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PRC May 12-18, 2002
Hilton Washington and Towers, Washington DC

Postcard from Georgetown

Keith Marshall
May 17, 2002

It's graduation week at Georgetown University here in D-C. And Saturday I'll be walking across the stage with hundreds of other graduates. This week I took some time during my last days on campus to reflect on my experiences here at Georgetown. And I put together this audio postcard.

BELL

This is Georgetown University. It's been my home for the last four years. But in a few short days, I'll be leaving for good. I'm excited and I'm nervous. But, at the same time, I'm extremely relieved and proud.

I'm the first person in my family to graduate from college. I'm also the first person to go to college. In my four years at Georgetown, I never met anyone else who was in the same position. Many of the students here come from wealthy families. They've attended pricey private high schools, and going to college is a no-brainer. I came from a high school in one of Maryland's struggling public school districts. But I did well there, and I played football, too. I was actually good enough to be recruited to come and play at Georgetown. But in the end, it was my academic achievements that ultimately made coming here possible.

It seems like yesterday that my team arrived for training camp -- almost two full weeks before classes began. That day marked the beginning of the most challenging journey I'd ever undertaken in my brief 18 years. Before I knew what happened, I was thrust into a dizzying schedule of practices and meetings. Today I decided to take one last visit to the place many of my days began.

Entering GT weight room -- post on some sound as we enter, fade under track; crossfade w/ class sound @ end of graf

Our team usually arrived here before the sun came up, when the dew was still thick on the grass. We'd begin the day lifting hundreds of pounds while still struggling to lift our eyelids. On a good day, we'd get to go home and get some rest after our lift.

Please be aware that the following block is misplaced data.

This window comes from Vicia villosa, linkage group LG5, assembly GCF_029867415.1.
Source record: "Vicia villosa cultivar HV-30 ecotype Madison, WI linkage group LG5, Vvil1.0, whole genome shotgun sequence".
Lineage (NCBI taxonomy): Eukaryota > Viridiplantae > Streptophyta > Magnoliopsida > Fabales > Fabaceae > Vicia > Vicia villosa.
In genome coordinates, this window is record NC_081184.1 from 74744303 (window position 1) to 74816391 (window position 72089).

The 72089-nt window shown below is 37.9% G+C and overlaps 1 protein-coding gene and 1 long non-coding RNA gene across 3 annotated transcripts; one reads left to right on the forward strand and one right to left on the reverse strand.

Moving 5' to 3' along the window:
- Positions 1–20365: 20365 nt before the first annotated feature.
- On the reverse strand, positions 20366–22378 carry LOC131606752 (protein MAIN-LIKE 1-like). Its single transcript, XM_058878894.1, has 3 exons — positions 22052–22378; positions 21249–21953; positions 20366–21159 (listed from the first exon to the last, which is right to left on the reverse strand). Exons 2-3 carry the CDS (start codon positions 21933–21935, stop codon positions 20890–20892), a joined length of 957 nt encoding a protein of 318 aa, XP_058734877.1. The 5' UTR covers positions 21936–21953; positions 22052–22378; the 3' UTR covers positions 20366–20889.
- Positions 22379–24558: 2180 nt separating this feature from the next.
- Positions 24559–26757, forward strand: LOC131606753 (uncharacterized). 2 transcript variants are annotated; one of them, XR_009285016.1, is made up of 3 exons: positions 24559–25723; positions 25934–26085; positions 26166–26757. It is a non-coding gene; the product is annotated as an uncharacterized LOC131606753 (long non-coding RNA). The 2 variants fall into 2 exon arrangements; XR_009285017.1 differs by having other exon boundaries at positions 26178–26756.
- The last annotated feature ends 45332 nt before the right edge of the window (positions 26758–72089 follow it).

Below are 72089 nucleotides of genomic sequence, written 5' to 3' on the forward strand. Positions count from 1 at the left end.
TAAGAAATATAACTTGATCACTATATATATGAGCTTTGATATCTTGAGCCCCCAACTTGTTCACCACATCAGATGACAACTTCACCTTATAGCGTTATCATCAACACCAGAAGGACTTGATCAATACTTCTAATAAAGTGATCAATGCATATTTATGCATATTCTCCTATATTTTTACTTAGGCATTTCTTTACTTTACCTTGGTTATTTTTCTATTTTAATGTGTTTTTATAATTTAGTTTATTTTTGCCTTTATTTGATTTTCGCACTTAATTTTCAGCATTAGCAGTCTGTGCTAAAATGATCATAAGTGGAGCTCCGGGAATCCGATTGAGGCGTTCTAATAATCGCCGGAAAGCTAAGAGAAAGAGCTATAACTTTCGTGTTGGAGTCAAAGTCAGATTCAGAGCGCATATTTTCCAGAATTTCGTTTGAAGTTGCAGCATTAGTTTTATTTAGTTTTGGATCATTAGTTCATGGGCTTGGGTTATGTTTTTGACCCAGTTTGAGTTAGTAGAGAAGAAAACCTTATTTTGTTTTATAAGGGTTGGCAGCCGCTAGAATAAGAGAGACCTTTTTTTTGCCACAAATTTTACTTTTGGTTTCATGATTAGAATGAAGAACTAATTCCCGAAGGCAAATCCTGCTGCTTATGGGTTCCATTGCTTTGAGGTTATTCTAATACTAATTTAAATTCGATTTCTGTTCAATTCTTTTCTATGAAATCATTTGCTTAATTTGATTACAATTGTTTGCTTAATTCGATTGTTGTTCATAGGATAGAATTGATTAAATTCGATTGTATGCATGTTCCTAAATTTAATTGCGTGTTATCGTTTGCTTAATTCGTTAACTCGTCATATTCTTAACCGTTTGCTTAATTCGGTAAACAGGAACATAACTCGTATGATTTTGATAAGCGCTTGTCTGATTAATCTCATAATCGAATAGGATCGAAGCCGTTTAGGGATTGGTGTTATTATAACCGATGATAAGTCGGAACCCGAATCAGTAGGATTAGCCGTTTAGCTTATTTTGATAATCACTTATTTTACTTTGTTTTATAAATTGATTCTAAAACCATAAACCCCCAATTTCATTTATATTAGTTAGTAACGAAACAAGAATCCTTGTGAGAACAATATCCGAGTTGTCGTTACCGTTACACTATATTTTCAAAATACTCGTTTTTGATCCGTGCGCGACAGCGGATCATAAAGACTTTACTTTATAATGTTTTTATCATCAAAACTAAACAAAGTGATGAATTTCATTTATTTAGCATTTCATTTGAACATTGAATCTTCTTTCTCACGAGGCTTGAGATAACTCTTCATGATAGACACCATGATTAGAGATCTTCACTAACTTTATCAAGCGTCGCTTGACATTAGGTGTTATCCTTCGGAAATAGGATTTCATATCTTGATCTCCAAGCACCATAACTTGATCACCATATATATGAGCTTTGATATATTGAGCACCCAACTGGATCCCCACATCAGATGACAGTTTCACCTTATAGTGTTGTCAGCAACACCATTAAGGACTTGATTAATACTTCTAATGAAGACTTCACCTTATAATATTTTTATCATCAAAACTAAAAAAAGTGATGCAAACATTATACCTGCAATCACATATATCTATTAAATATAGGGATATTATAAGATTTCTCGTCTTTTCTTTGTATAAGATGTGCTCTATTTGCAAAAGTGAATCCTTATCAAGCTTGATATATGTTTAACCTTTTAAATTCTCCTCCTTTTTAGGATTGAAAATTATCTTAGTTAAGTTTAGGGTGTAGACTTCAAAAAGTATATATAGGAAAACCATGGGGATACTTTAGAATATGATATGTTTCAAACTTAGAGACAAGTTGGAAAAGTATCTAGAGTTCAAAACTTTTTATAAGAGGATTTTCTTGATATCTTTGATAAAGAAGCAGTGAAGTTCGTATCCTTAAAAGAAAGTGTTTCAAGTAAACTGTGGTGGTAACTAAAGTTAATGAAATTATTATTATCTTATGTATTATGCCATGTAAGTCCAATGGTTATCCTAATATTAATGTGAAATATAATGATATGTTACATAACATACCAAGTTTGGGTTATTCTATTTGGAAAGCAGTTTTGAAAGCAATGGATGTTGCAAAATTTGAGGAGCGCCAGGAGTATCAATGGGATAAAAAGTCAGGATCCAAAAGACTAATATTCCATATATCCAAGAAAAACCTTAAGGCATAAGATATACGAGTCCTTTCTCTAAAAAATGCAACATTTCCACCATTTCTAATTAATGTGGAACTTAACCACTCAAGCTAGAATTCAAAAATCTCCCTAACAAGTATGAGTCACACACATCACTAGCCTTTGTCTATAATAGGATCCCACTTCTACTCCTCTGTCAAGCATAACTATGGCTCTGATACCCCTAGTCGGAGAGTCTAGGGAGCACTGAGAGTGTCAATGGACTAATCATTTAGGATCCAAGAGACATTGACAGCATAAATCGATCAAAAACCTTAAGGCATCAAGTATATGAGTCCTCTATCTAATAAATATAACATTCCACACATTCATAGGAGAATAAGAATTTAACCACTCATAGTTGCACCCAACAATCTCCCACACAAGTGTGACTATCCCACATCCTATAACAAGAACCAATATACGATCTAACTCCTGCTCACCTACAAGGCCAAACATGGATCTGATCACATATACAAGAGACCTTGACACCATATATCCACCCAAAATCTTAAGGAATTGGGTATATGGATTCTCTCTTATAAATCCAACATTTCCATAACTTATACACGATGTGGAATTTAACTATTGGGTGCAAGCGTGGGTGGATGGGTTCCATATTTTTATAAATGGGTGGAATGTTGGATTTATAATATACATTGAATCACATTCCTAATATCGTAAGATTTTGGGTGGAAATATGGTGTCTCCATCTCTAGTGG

(Sounds of class underneath)

But most times, we went straight to classes. ("Stalin…")

When I first arrived at school, I had no idea how to be successful. High school had been easy for me, and I didn't really have any study skills or a routine. At Georgetown, I had to sacrifice sleep to get my work done. Freshmen year, I remember sitting in my room reading Aristotle and Plato and Descartes, and struggling desperately to keep myself from ripping the book apart and throwing it across the room. Who thinks about this stuff? If I can see the chair, then the chair exists. There's no question. Almost every day, I worried that I was going to fail. But, I didn't.
(Weight room sounds underneath)

Playing football, and lifting, and taking a full load of classes left me with very little idle time. And it forced me to make the most of every moment that I could spare. Unconsciously, I started to break down my overwhelming workload into smaller, more manageable tasks. If I had an hour between a 7am meeting and my first class of the day, I would use that time to finish any reading or assignments I didn't have time to do the night before. And I didn't just get by. I excelled both on the field and in the classroom. But deep down inside, I often wondered what people thought when they looked at me or they listened to me speak in class. I wondered if they were dismissing me or placing me in the "dumb jock" category.

Start bringing up outdoor sound; after vox, crossfade into cookout sound

Walking around campus, here's what several Georgetown seniors had to say about student athletes.

VOX.

But I didn't let those stereotypes discourage me. start crossfade into cookout sound The discipline I'd developed playing football carried over into my studies, and that helped me succeed in the classroom.

(Cookout sound underneath)

And here I am four years later, just days away from receiving my diploma. That means a lot to me, and it means a lot to my family too. Earning my degree means that things will be different for me, and that makes them proud. Sure, graduating from Georgetown isn't the key to instant wealth, but it will open doors. And all of those doors lead to greater opportunities and achievements than what would have been possible, if I hadn't seen this journey through.

For Next Generation News, I'm Keith Marshall.